• 100% unreliable
    I looked for a driveway monitor because my driveway is not visible from inside the house. In shopping for a monitor, I quickly realized that the IR units would not serve my purpose since they detect ANY movement, including people, dogs, etc. and I only wanted to know when a vehicle entered the driveway. This unit seemed to be a good value and I thought that since GE made it, it would be a good product. It turns out it is 100% unreliable. It fails to detect a vehicle in the driveway most of the time, although it usually detects when the garage door opens or closes. Placement was difficult due to the field of coverage. It claims to have a feature that detects if a vehicle enters the driveway while you're away from home, but, since it would detect you leaving and then returning, this is useless because there's no way to know how many times it goes off. It almost NEVER detects my wife's car entering or leaving. It goes off repeatedly and at random, including in the middle of the night, when there is absolutely nothing going on. I've decided that it somehow "stores" signals of vehicles, without sending anything to the receiver and then sends those signals at random times. This is at best a curiosity since it is so unreliable. If expecting someone and it detects their arrival, it is simply amazing, but that seldom happens. My recommendation is to avoid this unit at all cost. Maybe a higher priced product would work better, but I may never know....more info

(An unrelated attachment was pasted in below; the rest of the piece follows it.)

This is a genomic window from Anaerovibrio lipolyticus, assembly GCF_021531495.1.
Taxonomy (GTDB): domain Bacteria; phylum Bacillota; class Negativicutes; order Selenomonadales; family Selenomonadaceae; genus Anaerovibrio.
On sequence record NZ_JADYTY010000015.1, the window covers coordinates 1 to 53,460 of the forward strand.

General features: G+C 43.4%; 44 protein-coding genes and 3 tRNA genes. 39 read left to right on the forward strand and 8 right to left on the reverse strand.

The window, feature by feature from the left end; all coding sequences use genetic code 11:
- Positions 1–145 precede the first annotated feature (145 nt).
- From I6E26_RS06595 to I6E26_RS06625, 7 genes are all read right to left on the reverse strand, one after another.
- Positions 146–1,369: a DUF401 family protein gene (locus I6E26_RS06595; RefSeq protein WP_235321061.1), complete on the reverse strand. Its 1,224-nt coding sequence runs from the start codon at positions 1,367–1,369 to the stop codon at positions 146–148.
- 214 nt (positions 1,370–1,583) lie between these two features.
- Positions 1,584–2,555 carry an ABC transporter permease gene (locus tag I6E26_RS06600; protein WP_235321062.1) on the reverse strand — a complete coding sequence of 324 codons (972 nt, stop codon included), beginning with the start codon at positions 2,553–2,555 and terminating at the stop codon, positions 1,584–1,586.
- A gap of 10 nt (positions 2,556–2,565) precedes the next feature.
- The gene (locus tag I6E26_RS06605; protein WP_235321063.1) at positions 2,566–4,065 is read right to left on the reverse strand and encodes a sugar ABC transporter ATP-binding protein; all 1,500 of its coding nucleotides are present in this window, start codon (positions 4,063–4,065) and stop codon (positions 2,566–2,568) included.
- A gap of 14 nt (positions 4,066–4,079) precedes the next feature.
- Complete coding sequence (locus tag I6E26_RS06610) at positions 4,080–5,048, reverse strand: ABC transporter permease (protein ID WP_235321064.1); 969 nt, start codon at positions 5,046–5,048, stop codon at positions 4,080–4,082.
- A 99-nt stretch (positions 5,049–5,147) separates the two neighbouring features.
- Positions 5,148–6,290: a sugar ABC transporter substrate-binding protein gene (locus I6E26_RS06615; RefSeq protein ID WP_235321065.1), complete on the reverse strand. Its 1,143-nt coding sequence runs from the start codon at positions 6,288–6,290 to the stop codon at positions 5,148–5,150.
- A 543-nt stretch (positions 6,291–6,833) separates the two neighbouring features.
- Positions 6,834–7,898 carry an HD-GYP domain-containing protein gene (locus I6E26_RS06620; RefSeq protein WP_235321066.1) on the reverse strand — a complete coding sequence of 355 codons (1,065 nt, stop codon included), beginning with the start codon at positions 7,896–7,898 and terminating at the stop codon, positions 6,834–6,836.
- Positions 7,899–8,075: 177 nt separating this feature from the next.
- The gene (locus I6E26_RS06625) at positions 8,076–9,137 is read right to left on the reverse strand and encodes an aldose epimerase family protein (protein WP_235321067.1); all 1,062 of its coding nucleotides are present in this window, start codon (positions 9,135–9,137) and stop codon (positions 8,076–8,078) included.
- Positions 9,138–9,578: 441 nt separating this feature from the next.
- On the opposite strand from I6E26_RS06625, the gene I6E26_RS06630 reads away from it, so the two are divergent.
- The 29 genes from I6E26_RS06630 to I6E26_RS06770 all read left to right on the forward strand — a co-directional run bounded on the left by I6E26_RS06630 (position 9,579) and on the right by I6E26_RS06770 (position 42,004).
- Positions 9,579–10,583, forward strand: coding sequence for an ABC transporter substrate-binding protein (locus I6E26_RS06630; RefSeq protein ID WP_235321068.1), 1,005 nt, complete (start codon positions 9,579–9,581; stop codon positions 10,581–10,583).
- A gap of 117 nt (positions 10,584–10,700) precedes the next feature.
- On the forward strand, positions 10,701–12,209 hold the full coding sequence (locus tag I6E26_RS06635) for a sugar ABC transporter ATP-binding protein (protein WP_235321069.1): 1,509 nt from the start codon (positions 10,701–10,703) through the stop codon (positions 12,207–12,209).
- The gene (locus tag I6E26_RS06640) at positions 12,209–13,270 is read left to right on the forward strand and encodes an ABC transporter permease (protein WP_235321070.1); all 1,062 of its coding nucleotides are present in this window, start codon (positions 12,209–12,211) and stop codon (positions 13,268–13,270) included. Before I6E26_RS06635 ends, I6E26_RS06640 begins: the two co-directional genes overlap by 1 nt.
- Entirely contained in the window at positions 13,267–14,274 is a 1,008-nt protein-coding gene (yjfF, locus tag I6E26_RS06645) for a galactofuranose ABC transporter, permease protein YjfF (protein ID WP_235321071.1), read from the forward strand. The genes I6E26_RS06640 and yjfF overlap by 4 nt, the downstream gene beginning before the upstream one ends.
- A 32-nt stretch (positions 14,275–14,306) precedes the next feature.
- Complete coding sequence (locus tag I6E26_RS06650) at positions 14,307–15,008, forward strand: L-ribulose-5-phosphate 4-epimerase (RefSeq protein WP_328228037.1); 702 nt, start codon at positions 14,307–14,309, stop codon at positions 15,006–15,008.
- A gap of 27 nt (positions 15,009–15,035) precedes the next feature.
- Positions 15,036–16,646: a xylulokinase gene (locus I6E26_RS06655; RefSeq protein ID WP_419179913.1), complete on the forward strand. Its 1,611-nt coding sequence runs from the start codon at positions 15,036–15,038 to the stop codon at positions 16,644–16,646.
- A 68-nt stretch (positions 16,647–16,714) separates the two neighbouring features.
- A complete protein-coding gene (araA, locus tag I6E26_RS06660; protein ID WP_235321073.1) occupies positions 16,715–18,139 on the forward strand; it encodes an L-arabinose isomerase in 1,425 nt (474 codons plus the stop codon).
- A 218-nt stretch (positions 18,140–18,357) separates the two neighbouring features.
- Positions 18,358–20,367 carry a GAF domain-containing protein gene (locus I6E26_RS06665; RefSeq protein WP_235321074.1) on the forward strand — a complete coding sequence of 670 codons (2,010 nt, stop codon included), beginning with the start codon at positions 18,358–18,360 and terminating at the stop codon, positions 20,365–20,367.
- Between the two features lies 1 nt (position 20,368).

• Battery hog!
    If you are looking for a driveway monitor, keep on looking for another brand besides GE.

    Mine averages a pair of C batteries every 3-4 weeks. When I contacted the manufacturer (Jasco Products, which makes GE's consumer electronics), they first suggested that some sort of interference - or just vibration from the wind - was causing the sensor to energize and run down the batteries. So I moved it to another location, this time sheltered from any wind.

    A couple weeks later, it suddenly began giving false alarms every 5-10 minutes. Another call to the manufacturer to complain about the false alarms and battery life, and the rep essentially said, "They all do that."

    Funny thing is, my parents have another brand of driveway monitor in the same price range. While it does give false alarms from time to time, usually in very windy weather, their sensor is on its original batteries after about 4 years of use. At this point, I'm trying to decide whether to toss the thing in the trash or invest $30 in a charger that works with C batteries, along with several rechargable batteries....more info
  • Not as represented. Poor choice.
    I bought the GE brand because it uses a magnetic field and not a motion detector, which means it will not trigger on deer, dogs, etc. In reality, it doesn't trigger anything 50% of the time. I have followed all instructions to the letter, including having to place the detector in an area I didn't want to to conform to the rigid requirements of the 'field of detection.'

    I get numerous false alarms, and numerous no-alarms. It is so unreliable in crying wolf that I ignore it most of the time. I think the principle is good, but the claims on the advertising are at best---exaggerated, and at worst---completely false. I would return it, but it is such a hassle to go through repackaging and shipping. I would not buy it if I were you....more info